Aircraft owned by the Saudi Arabian wealth fund used in the murder of Jamal Khashoggi


  • The Saudi Public Investment Fund, a huge sovereign wealth fund, has significant investments in many prominent American companies.
  • Court documents show that the fund also owns planes that were used to carry out the 2018 assassination of Saudi dissident Jamal Khashoggi.
  • Visit the Insider Business section for more stories.

This article was co-edited by Responsible governance Y Well-informed person.

In the spring of 2018, Silicon Valley, Hollywood, Wall Street and major universities rolled out a red carpet for nearly three weeks to welcome Saudi Crown Prince Mohammad bin Salman to the United States.

During his trip, MBS met with Oprah Winfrey, Rupert Murdoch, Sergey Brin, Michael Douglas, Morgan Freeman, Richard Branson, Mark Zuckerberg, Jeff Bezos, and Bill Gates, among many others. The New York Times described the US tour as “seeking to change the perception of Saudi Arabia from an opaque and conservative kingdom, where mosques promote extremist ideology and women are relegated to second-class status, to an oasis in the world. modernist desert “.

But while MBS was the face of that effort, a huge sovereign wealth fund, the Public Investment Fund of Saudi Arabia, or PIF, with around $ 400 billion in assets and expected to grow to $ 2 trillion, it was the real deal. attractive to many of the tech companies. financial, financial and entertainment elites seeking photos and meetings with the 32-year-old heir to the Saudi throne.

Six months later, two planes owned by the Saudi sovereign wealth fund flew a team of assassins from Riyadh to Istanbul, where they assassinated Washington Post columnist and Saudi dissident Jamal Khashoggi at the Saudi consulate. The planes then carried the kill team back to Saudi Arabia.

At least one of those planes was operating within the US in October.

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Google CEO Sundar Pichai, Saudi Crown Prince Mohammad bin Salman, and Google co-founder Sergey Brin.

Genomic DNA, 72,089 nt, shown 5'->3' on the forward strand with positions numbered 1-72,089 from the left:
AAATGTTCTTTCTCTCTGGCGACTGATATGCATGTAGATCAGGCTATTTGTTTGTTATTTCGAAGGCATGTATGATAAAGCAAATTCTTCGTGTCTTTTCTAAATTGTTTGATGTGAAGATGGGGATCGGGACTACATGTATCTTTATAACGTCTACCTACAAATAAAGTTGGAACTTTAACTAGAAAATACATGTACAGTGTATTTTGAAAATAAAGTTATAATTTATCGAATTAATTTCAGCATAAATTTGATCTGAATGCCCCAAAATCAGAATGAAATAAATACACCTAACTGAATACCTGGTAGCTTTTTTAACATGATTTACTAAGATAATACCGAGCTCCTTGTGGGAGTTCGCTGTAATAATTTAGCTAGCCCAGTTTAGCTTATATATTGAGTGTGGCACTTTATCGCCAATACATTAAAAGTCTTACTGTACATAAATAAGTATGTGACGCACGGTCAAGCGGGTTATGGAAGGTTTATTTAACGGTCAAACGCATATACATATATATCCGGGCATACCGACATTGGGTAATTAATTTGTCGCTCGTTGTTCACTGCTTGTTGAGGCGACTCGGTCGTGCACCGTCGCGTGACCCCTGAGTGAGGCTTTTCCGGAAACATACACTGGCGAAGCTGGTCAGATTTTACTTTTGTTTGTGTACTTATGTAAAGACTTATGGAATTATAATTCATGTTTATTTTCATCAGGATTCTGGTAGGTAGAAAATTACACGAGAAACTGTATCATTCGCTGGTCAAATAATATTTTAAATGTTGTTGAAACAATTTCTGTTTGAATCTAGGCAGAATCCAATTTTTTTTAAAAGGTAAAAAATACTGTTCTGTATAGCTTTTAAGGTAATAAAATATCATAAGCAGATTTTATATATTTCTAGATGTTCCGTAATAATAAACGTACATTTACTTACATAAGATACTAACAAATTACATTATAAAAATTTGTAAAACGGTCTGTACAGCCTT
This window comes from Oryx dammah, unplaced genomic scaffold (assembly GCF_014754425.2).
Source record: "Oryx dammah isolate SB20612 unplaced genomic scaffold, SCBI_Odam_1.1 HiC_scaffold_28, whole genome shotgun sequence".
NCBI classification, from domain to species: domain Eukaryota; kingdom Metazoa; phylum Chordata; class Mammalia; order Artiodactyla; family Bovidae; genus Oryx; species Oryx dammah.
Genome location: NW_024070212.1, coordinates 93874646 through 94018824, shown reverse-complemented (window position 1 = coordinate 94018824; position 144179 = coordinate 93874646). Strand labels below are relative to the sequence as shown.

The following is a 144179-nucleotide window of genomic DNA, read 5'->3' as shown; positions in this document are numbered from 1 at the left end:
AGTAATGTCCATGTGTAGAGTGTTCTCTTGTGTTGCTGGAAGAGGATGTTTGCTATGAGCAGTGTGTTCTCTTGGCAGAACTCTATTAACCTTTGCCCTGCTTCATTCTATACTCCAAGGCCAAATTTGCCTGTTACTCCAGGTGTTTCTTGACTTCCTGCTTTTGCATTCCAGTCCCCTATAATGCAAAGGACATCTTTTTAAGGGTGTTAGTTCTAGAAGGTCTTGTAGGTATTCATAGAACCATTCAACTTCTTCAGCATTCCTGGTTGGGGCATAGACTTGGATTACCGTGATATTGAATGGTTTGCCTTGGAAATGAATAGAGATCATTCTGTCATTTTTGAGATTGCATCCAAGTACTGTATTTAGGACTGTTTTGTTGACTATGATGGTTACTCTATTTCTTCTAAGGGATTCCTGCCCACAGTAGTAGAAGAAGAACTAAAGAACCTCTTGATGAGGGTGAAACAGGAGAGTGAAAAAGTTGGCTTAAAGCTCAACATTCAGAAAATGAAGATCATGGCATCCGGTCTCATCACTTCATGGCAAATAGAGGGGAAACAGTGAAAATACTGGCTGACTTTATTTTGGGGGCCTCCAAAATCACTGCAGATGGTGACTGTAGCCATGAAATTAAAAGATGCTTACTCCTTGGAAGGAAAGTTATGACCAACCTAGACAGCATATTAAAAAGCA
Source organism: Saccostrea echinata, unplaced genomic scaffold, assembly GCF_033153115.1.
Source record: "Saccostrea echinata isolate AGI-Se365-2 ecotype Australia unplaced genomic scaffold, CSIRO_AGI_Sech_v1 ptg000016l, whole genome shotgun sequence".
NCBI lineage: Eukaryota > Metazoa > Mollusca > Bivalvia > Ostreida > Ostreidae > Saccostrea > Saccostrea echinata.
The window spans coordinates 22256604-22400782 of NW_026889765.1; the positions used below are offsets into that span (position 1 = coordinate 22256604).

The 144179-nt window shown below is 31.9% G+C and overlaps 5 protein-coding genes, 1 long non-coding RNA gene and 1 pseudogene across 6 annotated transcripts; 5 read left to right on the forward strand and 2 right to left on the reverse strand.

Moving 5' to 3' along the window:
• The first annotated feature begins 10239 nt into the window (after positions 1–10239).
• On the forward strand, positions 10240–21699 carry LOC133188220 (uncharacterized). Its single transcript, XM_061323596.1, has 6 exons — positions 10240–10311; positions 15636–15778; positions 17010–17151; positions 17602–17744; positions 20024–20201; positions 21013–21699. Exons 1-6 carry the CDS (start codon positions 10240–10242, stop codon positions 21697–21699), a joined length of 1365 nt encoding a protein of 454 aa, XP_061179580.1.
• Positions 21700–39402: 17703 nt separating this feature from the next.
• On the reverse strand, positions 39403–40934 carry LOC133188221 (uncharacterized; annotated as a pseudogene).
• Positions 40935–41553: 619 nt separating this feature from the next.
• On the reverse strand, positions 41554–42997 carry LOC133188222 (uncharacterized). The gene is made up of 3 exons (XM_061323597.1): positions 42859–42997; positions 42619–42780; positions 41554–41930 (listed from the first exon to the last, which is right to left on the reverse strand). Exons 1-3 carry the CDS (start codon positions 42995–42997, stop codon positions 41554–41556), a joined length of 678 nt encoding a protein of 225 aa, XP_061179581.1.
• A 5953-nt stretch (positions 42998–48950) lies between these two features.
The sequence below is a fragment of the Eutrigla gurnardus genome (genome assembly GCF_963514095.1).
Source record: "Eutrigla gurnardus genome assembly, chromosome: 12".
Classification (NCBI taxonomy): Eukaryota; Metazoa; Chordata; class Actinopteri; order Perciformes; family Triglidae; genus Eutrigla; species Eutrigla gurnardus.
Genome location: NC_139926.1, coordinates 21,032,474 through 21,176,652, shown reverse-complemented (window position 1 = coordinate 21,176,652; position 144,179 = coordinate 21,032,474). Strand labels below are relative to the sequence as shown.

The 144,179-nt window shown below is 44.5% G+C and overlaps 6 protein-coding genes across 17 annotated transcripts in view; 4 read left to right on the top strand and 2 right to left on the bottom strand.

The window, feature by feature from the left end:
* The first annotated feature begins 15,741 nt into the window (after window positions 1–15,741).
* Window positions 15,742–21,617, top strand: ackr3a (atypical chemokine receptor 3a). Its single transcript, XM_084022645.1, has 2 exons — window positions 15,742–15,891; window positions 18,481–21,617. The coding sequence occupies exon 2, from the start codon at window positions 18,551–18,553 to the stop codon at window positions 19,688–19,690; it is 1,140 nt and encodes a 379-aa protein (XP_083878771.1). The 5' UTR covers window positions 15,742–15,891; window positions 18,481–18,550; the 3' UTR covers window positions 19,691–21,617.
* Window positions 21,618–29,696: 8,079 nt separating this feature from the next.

Embassy of Saudi Arabia



The role of PIF assets in the assassination was made public in court documents filed in Canada as part of an embezzlement lawsuit brought by several Saudi state-owned companies against Saad Aljabri, a former senior Saudi intelligence official, who currently He is in exile and previously claimed in a lawsuit filed in DC District Court that MBS attempted to send a kill team to assassinate him shortly after Khashoggi’s murder.

Canadian court filings, first reported by CNN and later acquired and reviewed by Responsible Statecraft and Insider, reveal that Sky Prime Aviation was transferred to PIF on December 22, 2017. Two Gulfstream jets owned by Sky Prime Aviation transported the killers from Khashoggi in and out of Istanbul less than a year after Sky Prime Aviation’s transfer to PIF.

“TOP SECRET NOT FOR CIRCULATION AND VERY URGENT,” reads the top of the document detailing the transfer of a group of companies, including Sky Prime Aviation, to the PIF.

The document addresses:

“In accordance with the instruction of His Highness the Crown Prince, Chairman of the Supreme Committee for Cases of Public Corruption, to transfer the ownership of all the companies referred to in my aforementioned letter to the ownership of the Public Investment Fund, to approve immediately the completion of the procedures necessary to do so “.

“Given the central role of the crown prince in terms of controlling the assets of Saudi Arabia and the government in general, there needs to be an independent international investigation to identify which state assets were used in this gruesome assassination,” said Kate Kizer, Director of advocacy group policies Win Without War.

The release of the report by the Office of the Director of National Intelligence last week, which concluded that MBS approved the operation to “capture or kill” Khashoggi, led to the implementation of the Magnitsky Act sanctions against a former Saudi intelligence chief and group members. who participated in the murder.